Lawyers in walkout over plan by UK government to cut legal aid fees
Courts disrupted as barristers and solicitors protest over UK government's proposal to reduce legal aid charges by up to 30 per cent
Criminal courts across England and Wales were severely disrupted yesterday as barristers and solicitors staged an unprecedented mass walkout in protest at British government plans to slash legal aid fees by up to 30 per cent.
It is the first time UK barristers have withdrawn their labour, the Criminal Bar Association said, and the first time the two wings of the legal profession have taken co-ordinated, national action.
Thousands of barristers and solicitors working on publicly funded cases refused to enter court yesterday morning for a half-day demonstration aimed at forcing the justice minister, Chris Grayling, into a rethink of plans designed to save £220 million (HK$2.8 billion) a year.
Lawyers have been careful to avoid describing the action as a strike because that would raise questions about contractual obligations to the Legal Aid Agency. But criminal barristers say the protest reflects mounting resentment over successive reductions in legal aid fees, which have already resulted in cuts of 40 per cent for criminal cases since 1997.
They warn that if the Ministry of Justice enforces the cuts it will lead to lower quality legal representation, miscarriages of justices and more criminals walking free from court. No other public sector has been subjected to such swingeing cuts, they argue.
The protest has been co-ordinated with the Justice Alliance, which is supported by trade unions, charities and organisations such as Amnesty UK, Liberty, Unite, and the Howard League for Penal Reform.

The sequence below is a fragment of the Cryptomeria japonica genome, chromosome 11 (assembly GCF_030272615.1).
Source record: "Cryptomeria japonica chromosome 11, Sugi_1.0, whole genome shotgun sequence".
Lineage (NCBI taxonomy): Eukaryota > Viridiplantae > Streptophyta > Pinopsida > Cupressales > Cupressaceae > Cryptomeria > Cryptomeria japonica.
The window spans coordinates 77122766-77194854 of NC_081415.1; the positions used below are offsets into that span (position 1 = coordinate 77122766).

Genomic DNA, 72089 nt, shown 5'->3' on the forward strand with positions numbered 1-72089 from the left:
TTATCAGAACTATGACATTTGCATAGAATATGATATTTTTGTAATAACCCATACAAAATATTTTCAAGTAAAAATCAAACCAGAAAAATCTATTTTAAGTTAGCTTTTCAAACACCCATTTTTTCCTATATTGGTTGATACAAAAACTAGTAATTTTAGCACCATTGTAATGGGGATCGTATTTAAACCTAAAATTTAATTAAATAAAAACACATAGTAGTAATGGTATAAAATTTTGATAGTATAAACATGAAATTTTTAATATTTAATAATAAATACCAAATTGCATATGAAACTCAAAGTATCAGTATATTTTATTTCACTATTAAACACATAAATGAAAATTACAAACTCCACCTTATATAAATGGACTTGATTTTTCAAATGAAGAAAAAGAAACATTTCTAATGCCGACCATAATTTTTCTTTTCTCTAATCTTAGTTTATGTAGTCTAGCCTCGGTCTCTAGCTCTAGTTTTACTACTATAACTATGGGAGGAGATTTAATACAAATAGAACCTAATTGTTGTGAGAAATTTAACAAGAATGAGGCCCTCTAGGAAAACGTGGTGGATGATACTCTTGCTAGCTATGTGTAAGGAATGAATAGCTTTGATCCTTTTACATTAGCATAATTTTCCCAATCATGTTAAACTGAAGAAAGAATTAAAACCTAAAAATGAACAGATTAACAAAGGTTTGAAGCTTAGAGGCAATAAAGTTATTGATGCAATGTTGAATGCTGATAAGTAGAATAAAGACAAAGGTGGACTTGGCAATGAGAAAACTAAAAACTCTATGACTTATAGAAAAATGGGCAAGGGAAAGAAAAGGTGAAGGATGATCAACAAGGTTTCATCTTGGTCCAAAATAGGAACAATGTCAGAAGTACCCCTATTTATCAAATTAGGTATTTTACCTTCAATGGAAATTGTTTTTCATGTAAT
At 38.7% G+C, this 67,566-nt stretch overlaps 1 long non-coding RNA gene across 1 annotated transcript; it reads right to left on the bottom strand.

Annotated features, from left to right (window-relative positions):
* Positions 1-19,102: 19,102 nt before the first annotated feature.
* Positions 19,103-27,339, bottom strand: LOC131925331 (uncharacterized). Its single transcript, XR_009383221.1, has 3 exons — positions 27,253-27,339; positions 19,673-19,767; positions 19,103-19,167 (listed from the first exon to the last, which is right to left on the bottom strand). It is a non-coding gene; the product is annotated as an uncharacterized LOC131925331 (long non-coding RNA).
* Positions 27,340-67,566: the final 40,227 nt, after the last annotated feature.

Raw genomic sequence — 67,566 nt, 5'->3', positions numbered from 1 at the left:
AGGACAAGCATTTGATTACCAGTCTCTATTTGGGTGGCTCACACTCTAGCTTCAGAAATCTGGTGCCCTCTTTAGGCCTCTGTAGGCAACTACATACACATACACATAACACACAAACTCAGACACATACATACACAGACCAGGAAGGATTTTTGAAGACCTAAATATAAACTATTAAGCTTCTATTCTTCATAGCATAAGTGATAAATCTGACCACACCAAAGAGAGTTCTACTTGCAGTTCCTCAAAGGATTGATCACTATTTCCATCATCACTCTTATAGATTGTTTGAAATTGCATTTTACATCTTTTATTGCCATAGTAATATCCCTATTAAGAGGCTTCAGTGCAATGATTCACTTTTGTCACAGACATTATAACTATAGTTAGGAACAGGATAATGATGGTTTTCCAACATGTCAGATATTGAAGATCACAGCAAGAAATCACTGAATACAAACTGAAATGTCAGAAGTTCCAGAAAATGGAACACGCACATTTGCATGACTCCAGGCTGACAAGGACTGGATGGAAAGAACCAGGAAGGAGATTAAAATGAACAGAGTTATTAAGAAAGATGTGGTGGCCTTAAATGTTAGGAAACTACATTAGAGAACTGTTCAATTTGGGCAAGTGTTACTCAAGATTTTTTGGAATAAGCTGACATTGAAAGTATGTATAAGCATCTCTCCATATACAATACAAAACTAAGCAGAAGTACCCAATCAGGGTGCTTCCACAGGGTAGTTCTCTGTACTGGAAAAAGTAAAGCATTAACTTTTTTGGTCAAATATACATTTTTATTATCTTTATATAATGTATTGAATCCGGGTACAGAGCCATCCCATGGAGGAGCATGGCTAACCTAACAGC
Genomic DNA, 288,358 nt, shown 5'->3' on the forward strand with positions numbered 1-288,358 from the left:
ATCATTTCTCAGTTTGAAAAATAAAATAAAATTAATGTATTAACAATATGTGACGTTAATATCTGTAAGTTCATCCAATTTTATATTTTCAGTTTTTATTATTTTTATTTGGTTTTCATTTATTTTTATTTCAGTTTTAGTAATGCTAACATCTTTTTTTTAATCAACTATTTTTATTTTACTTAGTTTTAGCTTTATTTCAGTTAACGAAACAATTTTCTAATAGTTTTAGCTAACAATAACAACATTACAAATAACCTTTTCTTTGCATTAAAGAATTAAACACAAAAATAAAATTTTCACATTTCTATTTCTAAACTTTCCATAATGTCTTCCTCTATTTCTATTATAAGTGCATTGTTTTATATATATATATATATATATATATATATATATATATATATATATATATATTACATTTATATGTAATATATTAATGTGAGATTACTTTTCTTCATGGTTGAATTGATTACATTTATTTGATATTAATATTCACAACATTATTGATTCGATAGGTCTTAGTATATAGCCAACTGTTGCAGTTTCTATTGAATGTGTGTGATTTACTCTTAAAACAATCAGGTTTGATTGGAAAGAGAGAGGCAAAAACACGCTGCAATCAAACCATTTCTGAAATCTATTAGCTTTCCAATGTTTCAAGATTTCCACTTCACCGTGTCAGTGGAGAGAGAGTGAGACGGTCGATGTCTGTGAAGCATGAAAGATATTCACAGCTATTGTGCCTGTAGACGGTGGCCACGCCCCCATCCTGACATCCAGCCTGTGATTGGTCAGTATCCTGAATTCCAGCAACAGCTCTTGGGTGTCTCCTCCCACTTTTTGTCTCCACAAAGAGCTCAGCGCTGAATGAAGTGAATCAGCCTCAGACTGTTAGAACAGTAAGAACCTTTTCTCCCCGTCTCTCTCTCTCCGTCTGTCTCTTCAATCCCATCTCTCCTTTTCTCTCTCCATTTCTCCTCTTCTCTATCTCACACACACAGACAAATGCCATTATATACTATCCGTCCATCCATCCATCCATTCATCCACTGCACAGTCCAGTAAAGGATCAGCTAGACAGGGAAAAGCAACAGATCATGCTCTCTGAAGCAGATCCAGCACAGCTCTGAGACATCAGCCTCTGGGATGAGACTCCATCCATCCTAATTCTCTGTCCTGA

Janis Sharp, the mother of computer hacker Gary McKinnon who fought extradition to the US, was expected to be among those addressing a demonstration outside Westminster Magistrates' Court in London. She said: "Without legal aid, unless you have money, you'll have no access to justice.
"For all the future Garys who find themselves needing astute legal advice, I plead with the government and politicians from all parties to think again before implementing cuts that would affect our most vulnerable. Cuts which would take a moment to impose but whose damage would take a lifetime to reverse."
Over the past year, judges have also signalled their concern about the scale of legal aid cuts. The courts service, however, views today as a "normal working day". The Lord Chief Justice, Lord Thomas, warned judges before Christmas of the planned disruption. His note stressed that the judiciary was "constitutionally independent" and that "Monday 6 is a working day and as such, the business of the court will go ahead as normal".
In some cases, applications have been made to adjourn.
The chairman of the Criminal Bar Association, Nigel Lithman QC, said cases involving vulnerable individuals, such as rape victims, would not be disrupted. The Law Society, which represents solicitors, would ensure that duty solicitors are available for suspects who were held in police custody over the weekend.
The dispute has become more polarised as the Ministry of Justice attempts to portray criminal lawyers as overpaid fat cats, and criminal barristers point out that figures based on gross fees are wildly misleading. Ministry figures show that 1,200 barristers earned a minimum of £100,000 each from criminal legal aid last year. Barristers contend that by the time value added tax, chambers fees, pension provision, travelling and other expenses have been deducted, that figure is equivalent to a minimum of £50,000 each in taxable income.
"Why not publish the incomes of top surgeons?" Lithman asked. "Why not show the politicians who have incomes from property? We are being singled out. Why such contempt for the criminal bar?"
The ministry figures show that criminal barristers had a median fee income of £56,000, Lithman said, but that was before all other costs had been deducted. "Some barristers are earning as little as £13,000 a year."
Lithman said experienced barristers were deserting the criminal justice system. "It will lead to a collapse in standards of representation, more miscarriages of justice and more of the guilty going free."
A Ministry of Justice spokesman said: "At around £2 billion a year we have one of the most expensive legal aid systems in the world, and it would remain very generous even after reform."